Microsoft Office Math Speech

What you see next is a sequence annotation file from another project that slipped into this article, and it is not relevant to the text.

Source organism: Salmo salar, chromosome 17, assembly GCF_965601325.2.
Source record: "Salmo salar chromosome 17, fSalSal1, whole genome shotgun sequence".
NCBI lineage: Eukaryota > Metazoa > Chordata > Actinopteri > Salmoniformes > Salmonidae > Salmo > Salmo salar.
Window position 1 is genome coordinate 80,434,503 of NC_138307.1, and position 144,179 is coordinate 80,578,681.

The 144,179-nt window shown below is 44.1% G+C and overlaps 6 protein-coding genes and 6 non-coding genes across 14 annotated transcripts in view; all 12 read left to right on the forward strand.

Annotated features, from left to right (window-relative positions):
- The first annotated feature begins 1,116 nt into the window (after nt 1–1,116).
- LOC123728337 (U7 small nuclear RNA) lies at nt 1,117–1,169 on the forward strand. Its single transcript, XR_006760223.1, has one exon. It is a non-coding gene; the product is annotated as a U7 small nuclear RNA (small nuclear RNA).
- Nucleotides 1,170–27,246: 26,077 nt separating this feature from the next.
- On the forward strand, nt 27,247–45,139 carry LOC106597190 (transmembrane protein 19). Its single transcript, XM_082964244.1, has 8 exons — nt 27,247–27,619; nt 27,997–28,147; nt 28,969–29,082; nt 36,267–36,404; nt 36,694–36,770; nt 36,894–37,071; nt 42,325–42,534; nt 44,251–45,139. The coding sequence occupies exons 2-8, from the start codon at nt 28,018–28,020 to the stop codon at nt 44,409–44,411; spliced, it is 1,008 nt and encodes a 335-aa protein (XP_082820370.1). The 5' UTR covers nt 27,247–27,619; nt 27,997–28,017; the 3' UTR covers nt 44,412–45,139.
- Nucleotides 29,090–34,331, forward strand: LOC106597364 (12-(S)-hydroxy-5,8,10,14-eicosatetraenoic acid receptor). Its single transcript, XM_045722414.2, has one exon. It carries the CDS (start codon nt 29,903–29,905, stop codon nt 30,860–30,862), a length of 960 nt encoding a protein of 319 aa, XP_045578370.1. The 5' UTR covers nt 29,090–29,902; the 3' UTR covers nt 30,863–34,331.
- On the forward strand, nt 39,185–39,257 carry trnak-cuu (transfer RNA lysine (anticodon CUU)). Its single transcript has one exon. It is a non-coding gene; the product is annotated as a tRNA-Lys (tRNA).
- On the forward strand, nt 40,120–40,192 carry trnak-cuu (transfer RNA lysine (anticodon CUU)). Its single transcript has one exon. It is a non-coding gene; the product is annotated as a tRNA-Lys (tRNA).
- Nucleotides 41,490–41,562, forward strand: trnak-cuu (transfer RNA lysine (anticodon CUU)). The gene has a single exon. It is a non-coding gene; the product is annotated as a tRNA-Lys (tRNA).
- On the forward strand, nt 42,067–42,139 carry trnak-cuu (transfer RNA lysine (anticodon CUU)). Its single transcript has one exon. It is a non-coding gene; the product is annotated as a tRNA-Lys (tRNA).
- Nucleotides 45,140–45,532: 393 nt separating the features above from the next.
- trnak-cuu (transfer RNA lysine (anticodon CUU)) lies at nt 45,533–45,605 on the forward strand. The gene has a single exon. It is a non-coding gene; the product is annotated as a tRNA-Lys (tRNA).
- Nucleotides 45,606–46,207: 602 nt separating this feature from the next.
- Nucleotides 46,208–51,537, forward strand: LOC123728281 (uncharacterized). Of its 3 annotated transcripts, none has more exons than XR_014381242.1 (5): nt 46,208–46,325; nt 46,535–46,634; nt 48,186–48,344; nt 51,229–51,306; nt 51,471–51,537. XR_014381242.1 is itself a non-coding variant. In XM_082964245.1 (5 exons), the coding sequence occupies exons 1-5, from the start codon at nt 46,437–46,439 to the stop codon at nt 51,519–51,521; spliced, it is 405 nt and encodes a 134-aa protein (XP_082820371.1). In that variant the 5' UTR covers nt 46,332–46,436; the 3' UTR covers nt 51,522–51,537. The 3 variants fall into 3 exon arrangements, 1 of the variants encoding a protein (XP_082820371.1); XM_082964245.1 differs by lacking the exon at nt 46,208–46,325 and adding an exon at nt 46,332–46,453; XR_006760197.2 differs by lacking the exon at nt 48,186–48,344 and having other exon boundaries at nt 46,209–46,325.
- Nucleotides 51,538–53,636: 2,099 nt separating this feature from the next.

Microsoft Office math-aware applications can now speak math in over 18 different languages! Try it out with native math zones in Word by enabling Narrator (type CapsLock + Enter) and navigate a math zone as described in the post Speaking of math… There are two math-speech granularities: coarse-grained (navigate by words), which speaks math expressions fluently in a natural language, and fine-grained (navigate by characters), which explains the content at the insertion point (IP) in sufficient detail to enable editing. I can turn off the computer screen and use a keyboard to edit complicated equations accurately by listening to the math speech. Math speech works for all math zones and doesn’t need extra editing by the document author(s). As of this post, Office math speech has been shipping for over a month on Windows, and Word’s math speech, in particular, has already gotten a lot of use. Note that this math facility is built into Office applications (type Alt+= to insert a math zone) and differs from MathType, which can also be used with Office applications.